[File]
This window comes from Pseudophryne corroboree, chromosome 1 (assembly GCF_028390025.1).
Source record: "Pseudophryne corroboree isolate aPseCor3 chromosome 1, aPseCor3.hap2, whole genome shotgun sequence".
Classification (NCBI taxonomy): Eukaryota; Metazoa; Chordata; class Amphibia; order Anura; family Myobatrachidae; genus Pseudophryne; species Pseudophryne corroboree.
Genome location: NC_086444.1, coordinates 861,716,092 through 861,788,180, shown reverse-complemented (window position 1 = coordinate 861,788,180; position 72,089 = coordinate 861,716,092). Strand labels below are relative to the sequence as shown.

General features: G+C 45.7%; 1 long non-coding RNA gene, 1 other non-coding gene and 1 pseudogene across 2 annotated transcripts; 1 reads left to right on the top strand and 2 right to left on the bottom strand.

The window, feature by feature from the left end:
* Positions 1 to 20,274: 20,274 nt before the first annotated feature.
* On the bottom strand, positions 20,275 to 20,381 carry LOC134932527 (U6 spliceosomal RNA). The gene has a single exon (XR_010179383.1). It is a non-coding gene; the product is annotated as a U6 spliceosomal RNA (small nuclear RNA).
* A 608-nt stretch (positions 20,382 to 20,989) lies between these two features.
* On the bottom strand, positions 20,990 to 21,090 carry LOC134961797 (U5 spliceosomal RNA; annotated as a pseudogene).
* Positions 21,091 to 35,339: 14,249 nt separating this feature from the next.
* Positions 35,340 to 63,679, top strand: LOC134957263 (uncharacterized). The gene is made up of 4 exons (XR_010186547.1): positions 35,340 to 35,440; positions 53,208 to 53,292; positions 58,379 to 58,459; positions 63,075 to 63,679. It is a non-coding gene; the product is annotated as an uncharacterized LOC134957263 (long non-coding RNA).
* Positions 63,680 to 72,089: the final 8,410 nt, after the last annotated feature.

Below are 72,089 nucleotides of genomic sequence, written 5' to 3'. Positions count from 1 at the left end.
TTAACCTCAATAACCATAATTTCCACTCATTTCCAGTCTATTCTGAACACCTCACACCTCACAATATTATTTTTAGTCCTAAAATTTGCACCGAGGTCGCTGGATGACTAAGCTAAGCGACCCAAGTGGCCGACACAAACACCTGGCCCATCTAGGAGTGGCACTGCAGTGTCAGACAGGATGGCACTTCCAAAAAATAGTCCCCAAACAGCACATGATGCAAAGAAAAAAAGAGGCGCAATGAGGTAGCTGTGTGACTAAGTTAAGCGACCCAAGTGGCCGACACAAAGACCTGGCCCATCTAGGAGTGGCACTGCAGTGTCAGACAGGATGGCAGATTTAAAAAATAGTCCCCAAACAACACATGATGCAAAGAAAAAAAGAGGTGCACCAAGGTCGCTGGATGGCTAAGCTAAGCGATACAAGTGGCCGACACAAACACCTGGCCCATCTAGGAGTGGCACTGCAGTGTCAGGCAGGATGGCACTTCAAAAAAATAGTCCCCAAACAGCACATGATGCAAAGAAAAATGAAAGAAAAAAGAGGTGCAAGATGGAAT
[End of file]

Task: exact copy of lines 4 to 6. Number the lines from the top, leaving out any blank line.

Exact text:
Genome location: NC_086444.1, coordinates 861,716,092 through 861,788,180, shown reverse-complemented (window position 1 = coordinate 861,788,180; position 72,089 = coordinate 861,716,092). Strand labels below are relative to the sequence as shown.

General features: G+C 45.7%; 1 long non-coding RNA gene, 1 other non-coding gene and 1 pseudogene across 2 annotated transcripts; 1 reads left to right on the top strand and 2 right to left on the bottom strand.

The window, feature by feature from the left end: